While Botswana has long enjoyed high international standing on the rule of law and democracy, ordinary Batswana feel that corruption is on the rise citing the National Petroleum Fund case, a new report released by Afrobarometer has revealed. The report released in August and authored by Thomas Isbell and Batlang Seabo says over the past decade, perceptions of corruption in the Presidency and Parliament have increased sharply, and only half of citizens approve of the government’s performance in fighting corruption.
While a majority of Batswana say that ordinary citizens can do their part in reducing corruption, they believe that reporting corruption carries a risk of retaliation, and many have doubts about whether those accused of corruption will be prosecuted and punished. The duo’s findings suggest a number of insights for policy makers and activists: Increasing corruption lessens how much democracy Batswana feel they are getting. Perceptions that corruption is increasing over time are significantly correlated with lower perceptions of Botswana as a functioning democracy and less satisfaction with the way its democracy is working (i.e. less perceived supply of democracy). “The regression models suggest that perceived corruption in the Presidency is strongly associated with less trust in government institutions as well as lower levels of perceived supply of democracy,” the report says The authors added: “We find no significant effect for perceived corruption among members of Parliament and local government councillors. The president must lead by example!” Batswana who think the government is doing a good job of fighting corruption are more likely to feel that their democracy is working and that elected leaders and state institutions are trustworthy, the authors said.
“Botswana’s exceptionality as an example of democracy, good governance, and the rule of law is being questioned in the light of recent corruption and official misconduct scandals. Given the way that perceptions of corruption and of the government’s anti-corruption efforts tie in with citizens’ trust and views of democracy, addressing corruption will be important for how Botswana moves forward,” the report says.According to the report, 50% of Batswana say corruption increased “somewhat” or “a lot” over the previous year, while only two out of 10 (21%) believe that it decreased and about the same proportion (19%) say it remained unchanged.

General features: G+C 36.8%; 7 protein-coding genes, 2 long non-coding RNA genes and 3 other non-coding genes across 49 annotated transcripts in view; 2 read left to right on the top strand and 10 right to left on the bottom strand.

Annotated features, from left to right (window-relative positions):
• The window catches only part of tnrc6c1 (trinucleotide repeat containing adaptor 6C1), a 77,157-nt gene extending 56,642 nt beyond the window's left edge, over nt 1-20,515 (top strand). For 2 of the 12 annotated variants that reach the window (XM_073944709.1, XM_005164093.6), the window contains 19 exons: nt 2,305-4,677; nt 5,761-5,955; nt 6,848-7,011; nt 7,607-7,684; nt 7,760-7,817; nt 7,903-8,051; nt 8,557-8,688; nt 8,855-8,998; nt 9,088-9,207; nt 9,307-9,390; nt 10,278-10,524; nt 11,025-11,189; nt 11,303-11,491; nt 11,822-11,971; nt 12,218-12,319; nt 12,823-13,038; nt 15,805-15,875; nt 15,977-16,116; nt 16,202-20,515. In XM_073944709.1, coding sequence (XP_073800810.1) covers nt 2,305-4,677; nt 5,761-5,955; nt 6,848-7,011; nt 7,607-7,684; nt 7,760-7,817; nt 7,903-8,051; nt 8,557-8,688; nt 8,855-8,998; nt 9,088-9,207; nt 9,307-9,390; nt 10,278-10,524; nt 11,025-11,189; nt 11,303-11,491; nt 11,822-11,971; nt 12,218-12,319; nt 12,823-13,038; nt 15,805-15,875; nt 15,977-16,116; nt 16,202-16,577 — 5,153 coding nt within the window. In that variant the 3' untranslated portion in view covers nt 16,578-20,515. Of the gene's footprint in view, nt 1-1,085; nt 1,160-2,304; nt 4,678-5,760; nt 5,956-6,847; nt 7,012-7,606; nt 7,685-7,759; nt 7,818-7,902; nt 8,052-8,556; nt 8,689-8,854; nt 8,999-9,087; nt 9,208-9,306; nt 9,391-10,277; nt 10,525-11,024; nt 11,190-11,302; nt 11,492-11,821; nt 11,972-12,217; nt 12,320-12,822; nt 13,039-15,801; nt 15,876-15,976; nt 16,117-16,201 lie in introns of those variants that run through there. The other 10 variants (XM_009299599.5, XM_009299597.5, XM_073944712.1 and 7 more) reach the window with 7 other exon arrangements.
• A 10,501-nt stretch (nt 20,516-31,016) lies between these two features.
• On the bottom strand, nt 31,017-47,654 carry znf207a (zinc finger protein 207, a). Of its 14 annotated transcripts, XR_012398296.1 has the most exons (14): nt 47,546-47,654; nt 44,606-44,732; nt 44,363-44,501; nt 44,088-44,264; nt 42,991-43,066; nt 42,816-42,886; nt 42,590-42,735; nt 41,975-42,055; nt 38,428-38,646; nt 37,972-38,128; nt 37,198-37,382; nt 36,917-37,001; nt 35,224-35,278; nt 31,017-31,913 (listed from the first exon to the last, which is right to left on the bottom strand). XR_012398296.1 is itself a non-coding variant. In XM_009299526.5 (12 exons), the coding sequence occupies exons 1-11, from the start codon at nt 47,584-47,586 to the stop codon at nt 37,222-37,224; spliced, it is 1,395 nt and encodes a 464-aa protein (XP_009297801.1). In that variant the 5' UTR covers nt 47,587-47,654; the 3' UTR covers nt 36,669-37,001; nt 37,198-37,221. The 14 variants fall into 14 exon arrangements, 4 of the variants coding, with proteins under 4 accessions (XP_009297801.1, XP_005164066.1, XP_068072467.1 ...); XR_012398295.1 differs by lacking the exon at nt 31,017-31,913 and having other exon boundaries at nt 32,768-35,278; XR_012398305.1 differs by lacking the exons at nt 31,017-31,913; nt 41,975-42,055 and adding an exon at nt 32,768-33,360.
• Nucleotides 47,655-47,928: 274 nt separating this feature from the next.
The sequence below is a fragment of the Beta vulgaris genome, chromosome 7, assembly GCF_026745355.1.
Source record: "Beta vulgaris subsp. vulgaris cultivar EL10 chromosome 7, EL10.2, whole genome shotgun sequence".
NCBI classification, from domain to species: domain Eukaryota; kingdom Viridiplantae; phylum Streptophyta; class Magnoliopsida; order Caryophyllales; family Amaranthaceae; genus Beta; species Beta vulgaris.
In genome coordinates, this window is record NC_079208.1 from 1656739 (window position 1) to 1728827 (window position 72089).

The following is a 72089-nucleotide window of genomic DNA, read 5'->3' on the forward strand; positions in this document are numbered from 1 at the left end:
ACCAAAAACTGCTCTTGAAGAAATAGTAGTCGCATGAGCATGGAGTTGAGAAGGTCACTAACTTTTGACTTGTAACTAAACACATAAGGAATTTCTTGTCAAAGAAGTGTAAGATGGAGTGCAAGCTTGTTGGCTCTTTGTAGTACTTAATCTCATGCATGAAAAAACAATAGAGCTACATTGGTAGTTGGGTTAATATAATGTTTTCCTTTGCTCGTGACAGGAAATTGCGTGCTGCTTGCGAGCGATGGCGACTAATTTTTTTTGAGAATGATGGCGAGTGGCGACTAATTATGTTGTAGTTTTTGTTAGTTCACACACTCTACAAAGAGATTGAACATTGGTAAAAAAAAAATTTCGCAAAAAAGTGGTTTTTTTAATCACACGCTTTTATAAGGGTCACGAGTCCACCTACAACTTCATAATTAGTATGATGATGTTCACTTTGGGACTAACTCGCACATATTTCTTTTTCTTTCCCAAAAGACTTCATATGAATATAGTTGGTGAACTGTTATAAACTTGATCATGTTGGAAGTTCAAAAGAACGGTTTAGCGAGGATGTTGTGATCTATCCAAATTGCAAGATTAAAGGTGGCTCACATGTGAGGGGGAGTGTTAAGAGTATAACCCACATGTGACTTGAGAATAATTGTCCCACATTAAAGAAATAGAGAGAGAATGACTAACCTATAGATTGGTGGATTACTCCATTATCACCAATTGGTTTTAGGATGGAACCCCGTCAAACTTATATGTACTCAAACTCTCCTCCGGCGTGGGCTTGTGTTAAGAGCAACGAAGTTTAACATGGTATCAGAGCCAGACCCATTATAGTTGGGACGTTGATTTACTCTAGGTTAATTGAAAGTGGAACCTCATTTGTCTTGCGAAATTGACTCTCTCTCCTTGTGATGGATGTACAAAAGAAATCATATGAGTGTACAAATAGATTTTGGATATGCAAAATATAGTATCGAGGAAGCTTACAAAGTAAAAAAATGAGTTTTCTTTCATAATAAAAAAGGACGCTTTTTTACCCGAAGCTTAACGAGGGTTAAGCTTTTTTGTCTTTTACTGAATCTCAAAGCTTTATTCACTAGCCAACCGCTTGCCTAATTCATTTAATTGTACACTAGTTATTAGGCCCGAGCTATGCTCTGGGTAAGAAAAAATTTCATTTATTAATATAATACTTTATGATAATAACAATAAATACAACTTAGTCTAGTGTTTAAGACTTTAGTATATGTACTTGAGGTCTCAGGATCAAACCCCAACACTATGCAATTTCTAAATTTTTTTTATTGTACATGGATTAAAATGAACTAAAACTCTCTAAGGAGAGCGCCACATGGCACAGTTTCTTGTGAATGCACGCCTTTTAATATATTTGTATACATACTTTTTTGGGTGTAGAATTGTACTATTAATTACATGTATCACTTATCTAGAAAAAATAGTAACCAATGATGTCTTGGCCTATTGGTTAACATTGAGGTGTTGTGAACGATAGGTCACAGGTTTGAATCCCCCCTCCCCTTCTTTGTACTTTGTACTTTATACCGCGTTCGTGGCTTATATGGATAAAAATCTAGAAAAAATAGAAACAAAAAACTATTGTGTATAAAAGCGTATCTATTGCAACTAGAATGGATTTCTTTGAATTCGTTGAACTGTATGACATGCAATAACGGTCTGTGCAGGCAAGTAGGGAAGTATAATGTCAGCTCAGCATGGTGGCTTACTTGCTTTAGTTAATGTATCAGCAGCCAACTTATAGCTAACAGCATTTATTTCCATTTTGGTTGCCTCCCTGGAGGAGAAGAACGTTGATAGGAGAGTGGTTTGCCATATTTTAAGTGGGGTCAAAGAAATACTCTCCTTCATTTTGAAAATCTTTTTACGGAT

Among key elected and non-elected officials, the Presidency, Parliament, and civil servants are most widely seen as corrupt. About one-third of respondents say that “most” or “all” officials in the Presidency (34%), members of Parliament (32%), and civil servants (32%) are corrupt, followed closely by the police (30%). Fewer citizens see widespread corruption among traditional leaders (12% “most” or “all”), judges and magistrates (16%), tax officials (18%), and religious leaders (19%). Generally, there is an increasing trend, over the past decade, in the view that most/all officials in the presidential office, Parliament, and local councils are involved in corruption. Between 2008 and 2019, this view increased by 26 percentage points for the Presidency, 17 points for MPs, and 7 points for local councillors (despite a 6-point drop between 2017 and 2019.Despite perceptions of increasing corruption, a majority (56%) of Batswana say the government is performing “fairly well” or “very well” in fighting corruption.
But this reflects a significant decline in positive assessments over the past decade (from 69% in 2008). Still, the Botswana government’s marks on fighting corruption are better than those in most countries across the continent. In the most recent complete round of Afrobarometer surveys (in 34 countries in 2016/2018), on average just 36% of respondents described their government’s performance as “fairly” or “very” good.Several other Southern African governments received below-average ratings, including Madagascar (10% approval), Malawi (19%), Zimbabwe (22%), Zambia (24%), and South African (25%).Most Batswana would support an additional step to reduce corruption in public procurement: 80% say politicians and senior public servants should be excluded from public tenders.Despite considerable media coverage, only one in three Batswana (35%) say they have heard about the NPF scandal, the report shows.Citizens with post-secondary education (69%) and urban residents (51%) are more likely to be aware of the allegations then their less-educated and rural counterparts (not shown).Among those who had heard about the scandal, the overwhelming majority (82%) say they are “very concerned” about the alleged embezzlements, in addition to 13% who say they are “somewhat concerned”Respondents who were aware of the scandal are about evenly divided between those who think it’s likely (“somewhat” or “very”) that those accused of misappropriating funds from the NPF will be prosecuted in court (47%) and those who consider prosecution unlikely (49%).
Perceived chances of the accused being prosecuted appear to be associated with perceived corruption in the courts. Among Batswana who say no judges or magistrates are corrupt, a majority (54%) think it’s likely that the accused will be prosecuted. But among respondents who see widespread corruption among judges and magistrates, only 40% say prosecution in the NPF case is likely.